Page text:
The fact that investigators neither linked the crimes nor identified the pretended racial motive was down to a failure of communication: the different investigating teams failed to share information, and the Manson Family used an insular iconography that was unintelligible to anyone outside the cult. His belief in white supremacy, however, was hardly a unique one in 1960s America. And while race was the foundation of his dreams for future power, the control he exercised within his cult was based on another long-established class structure: gender. “Manson’s girls,” writes Bugliosi, “had been taught that having babies and caring for men were their sole purpose in life.” The mysterious charisma he exerted over his followers was nothing more exotic than patriarchy.

Pimp behaviour

On finding a 16-year-old girl unacceptably resistant to him, Manson “punched her in the mouth; kicked her across a room; hit her over the head with a chair leg; and whipped her with an electrical cord. Despite such treatment,” writes Bugliosi, “she stayed.” In order to build the case against Manson, Bugliosi had to piece together an impressively sympathetic picture of what we now call “coercive control”; nevertheless, Bugliosi is in error to say the young women stayed “despite” this treatment. They stayed because of it. And once safely mastered, they could be exploited. In the 1950s, before he set himself up as a messiah, Manson was a pimp; now he used the girls and young women he recruited were used to attract other men to the cult, particularly men who Manson felt could further his plans for and fame. 

As extreme and shocking as his brutality was, Manson ran his family along accepted lines of masculinity, with women as possessions to be tortured into compliance or used and discarded. In one of the scenes of “The White Album”, Didion and Eldridge Cleaver discuss the commercial prospects of his book Soul on Ice, written while he was in prison. What she doesn’t mention is that he was imprisoned for rape, or that his rapes were committed with an explicitly political intent: after “practicing on black girls in the ghetto”, he wrote that he “sought out white prey… defying and trampling upon the white man's law… defiling his women.” (Cleaver later repudiated the tactic sexual violence as political insurrection.) By the time Didion wrote “The White Album”, Roman Polanski was both multi-Oscar-nominated, and the convicted rapist of 13-year-old Samantha Gailey. According to Bugliosi, the initiation of a 13-year-old Family member consisted on Manson sodomising her while others watched.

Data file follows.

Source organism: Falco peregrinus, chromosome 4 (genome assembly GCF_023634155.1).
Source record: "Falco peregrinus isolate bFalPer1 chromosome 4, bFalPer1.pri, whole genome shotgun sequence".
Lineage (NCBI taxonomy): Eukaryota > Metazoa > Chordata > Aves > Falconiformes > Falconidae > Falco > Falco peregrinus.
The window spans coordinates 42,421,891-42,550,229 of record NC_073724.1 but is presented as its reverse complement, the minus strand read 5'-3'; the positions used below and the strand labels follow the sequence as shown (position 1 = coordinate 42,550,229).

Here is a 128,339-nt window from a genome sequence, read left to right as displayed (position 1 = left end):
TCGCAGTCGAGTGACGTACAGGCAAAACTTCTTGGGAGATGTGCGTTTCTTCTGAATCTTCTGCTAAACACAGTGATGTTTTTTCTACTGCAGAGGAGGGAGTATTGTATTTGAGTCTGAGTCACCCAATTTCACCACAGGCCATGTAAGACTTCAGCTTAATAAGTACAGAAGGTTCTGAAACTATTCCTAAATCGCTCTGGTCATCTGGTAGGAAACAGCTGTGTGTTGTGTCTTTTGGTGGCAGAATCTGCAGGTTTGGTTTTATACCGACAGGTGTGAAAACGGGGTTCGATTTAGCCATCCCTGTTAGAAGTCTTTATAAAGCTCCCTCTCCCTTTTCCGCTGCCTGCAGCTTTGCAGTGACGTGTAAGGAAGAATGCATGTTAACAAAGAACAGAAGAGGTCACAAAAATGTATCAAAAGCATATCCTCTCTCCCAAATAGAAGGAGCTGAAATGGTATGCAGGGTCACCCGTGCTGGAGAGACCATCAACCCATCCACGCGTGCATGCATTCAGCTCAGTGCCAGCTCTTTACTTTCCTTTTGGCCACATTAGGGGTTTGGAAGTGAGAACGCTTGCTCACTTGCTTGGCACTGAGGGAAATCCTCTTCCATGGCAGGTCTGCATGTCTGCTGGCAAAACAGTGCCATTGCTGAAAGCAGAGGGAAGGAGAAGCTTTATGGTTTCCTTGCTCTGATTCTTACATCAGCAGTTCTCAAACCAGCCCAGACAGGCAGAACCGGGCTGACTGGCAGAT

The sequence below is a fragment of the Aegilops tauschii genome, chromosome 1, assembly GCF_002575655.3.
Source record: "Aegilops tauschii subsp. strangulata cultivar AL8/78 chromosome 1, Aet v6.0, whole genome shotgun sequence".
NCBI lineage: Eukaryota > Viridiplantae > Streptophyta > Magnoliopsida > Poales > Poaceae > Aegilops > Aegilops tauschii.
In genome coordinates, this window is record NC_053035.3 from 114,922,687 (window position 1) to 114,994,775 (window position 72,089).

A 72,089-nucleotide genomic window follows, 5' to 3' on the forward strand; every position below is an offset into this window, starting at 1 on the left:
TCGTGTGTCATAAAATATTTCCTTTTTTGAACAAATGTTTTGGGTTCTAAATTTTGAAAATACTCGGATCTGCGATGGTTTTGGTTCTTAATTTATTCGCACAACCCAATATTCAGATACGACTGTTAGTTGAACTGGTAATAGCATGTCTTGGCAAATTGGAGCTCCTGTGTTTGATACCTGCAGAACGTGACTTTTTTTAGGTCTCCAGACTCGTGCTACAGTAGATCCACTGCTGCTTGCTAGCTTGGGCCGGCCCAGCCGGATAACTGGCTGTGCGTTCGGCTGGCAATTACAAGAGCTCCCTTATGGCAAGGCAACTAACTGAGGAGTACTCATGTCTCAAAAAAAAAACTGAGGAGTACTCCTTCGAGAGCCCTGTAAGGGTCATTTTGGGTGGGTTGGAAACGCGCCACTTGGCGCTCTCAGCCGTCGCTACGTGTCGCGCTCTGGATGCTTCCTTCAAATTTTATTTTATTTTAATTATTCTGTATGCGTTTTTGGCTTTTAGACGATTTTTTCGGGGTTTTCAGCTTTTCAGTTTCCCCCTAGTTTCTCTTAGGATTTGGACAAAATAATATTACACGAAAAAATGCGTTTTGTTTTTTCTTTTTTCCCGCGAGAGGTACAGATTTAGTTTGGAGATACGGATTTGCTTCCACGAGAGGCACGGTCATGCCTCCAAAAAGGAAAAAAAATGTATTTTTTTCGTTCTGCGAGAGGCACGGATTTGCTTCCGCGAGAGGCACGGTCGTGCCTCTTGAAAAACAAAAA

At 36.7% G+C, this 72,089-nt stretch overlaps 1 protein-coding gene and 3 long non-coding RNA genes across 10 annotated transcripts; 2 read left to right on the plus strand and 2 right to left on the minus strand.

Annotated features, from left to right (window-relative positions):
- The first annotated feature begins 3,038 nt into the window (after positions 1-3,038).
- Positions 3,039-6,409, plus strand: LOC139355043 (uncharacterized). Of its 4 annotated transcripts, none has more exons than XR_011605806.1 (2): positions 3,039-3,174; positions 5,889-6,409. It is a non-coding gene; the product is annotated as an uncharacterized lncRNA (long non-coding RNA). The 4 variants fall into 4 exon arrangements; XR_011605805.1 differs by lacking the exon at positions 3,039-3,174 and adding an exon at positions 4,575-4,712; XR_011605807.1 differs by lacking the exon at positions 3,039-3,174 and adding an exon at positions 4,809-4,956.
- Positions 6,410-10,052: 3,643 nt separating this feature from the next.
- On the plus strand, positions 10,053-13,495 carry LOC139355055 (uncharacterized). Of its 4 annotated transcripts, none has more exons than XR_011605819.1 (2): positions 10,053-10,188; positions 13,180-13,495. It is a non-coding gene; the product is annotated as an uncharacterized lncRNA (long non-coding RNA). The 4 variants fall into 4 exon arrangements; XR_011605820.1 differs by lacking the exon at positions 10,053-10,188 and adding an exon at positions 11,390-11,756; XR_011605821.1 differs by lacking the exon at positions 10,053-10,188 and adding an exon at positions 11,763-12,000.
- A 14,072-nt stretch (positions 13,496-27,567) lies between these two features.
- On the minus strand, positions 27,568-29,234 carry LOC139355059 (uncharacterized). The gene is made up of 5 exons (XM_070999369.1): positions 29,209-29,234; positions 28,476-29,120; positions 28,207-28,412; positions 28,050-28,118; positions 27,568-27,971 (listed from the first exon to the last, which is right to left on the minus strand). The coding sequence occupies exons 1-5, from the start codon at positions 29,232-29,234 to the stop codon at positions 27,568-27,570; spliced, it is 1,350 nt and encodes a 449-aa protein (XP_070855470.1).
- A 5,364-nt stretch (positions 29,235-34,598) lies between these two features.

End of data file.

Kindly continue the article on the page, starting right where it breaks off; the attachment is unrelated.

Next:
The connections are not so difficult to draw after all. Indeed, another woman had already sketched them out in an earlier essay. Feminist Robin Morgan, in her excoriating account of the 1960s “Goodbye to All That” (1970), identified Manson as the ultimate in masculinity: “Manson is only the logical extreme of the normal American male’s fantasy, whether he is Dick Nixon or [peace activist] Mark Rudd: master of a harem, women to do all the shitwork, from raising babies and cooking and hustling to killing people on command.” The radicalism of the 1960s was not so much a rejection of old power structures, but a battle over which men got to sit at the top of them. “Goodbye to the illusion of strength when you run hand in hand with your oppressors; goodbye to the dream that being in the leadership collective will get you anything but gonorrhoea,” writes Morgan, bitterly evocative. 

Even during the trial, Manson was adopted as a counterculture icon. Part of Manson’s appeal is that his very extremity makes him appear to exist, as Cline puts it, “singularly, a box you could close a lid on”: he’s both the perfection of white male supremacy, and the ultimate embodiment of it as “other”. While he may supply a frisson of danger, he also represents the absolute security of masculine control. As Cline writes, the kind of domination he practiced cannot be contained within one location, one individual, one point of time: within culture and counterculture, male violence is the rule. The only mystery is that anyone should think there is any mystery in this.